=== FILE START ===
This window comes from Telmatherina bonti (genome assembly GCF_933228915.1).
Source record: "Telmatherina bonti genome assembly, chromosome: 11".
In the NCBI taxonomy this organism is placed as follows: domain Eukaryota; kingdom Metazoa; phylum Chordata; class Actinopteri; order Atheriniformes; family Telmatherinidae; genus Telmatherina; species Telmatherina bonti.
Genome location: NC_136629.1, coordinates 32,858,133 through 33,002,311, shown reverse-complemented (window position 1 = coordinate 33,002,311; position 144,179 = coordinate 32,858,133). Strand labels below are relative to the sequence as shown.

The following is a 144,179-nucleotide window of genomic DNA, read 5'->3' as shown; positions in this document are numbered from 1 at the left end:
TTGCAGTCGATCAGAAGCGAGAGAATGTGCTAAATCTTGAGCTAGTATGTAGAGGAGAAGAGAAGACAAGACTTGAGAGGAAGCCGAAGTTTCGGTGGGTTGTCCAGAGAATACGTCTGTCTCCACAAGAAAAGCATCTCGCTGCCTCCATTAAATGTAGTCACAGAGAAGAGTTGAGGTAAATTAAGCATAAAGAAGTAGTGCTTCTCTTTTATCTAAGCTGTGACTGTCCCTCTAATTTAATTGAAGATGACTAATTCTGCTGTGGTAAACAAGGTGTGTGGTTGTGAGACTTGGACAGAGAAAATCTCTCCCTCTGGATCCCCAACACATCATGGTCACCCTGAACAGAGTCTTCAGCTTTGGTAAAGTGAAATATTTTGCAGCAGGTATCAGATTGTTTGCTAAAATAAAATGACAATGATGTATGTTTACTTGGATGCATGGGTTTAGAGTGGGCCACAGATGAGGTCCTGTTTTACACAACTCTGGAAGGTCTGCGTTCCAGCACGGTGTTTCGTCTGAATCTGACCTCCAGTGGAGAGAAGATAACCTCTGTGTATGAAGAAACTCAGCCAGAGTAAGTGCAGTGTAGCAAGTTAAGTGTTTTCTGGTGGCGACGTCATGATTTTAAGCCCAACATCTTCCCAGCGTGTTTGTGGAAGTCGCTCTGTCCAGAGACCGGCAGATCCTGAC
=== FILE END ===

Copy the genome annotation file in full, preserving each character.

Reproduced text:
This window comes from Telmatherina bonti (genome assembly GCF_933228915.1).
Source record: "Telmatherina bonti genome assembly, chromosome: 11".
In the NCBI taxonomy this organism is placed as follows: domain Eukaryota; kingdom Metazoa; phylum Chordata; class Actinopteri; order Atheriniformes; family Telmatherinidae; genus Telmatherina; species Telmatherina bonti.
Genome location: NC_136629.1, coordinates 32,858,133 through 33,002,311, shown reverse-complemented (window position 1 = coordinate 33,002,311; position 144,179 = coordinate 32,858,133). Strand labels below are relative to the sequence as shown.

The following is a 144,179-nucleotide window of genomic DNA, read 5'->3' as shown; positions in this document are numbered from 1 at the left end:
TTGCAGTCGATCAGAAGCGAGAGAATGTGCTAAATCTTGAGCTAGTATGTAGAGGAGAAGAGAAGACAAGACTTGAGAGGAAGCCGAAGTTTCGGTGGGTTGTCCAGAGAATACGTCTGTCTCCACAAGAAAAGCATCTCGCTGCCTCCATTAAATGTAGTCACAGAGAAGAGTTGAGGTAAATTAAGCATAAAGAAGTAGTGCTTCTCTTTTATCTAAGCTGTGACTGTCCCTCTAATTTAATTGAAGATGACTAATTCTGCTGTGGTAAACAAGGTGTGTGGTTGTGAGACTTGGACAGAGAAAATCTCTCCCTCTGGATCCCCAACACATCATGGTCACCCTGAACAGAGTCTTCAGCTTTGGTAAAGTGAAATATTTTGCAGCAGGTATCAGATTGTTTGCTAAAATAAAATGACAATGATGTATGTTTACTTGGATGCATGGGTTTAGAGTGGGCCACAGATGAGGTCCTGTTTTACACAACTCTGGAAGGTCTGCGTTCCAGCACGGTGTTTCGTCTGAATCTGACCTCCAGTGGAGAGAAGATAACCTCTGTGTATGAAGAAACTCAGCCAGAGTAAGTGCAGTGTAGCAAGTTAAGTGTTTTCTGGTGGCGACGTCATGATTTTAAGCCCAACATCTTCCCAGCGTGTTTGTGGAAGTCGCTCTGTCCAGAGACCGGCAGATCCTGAC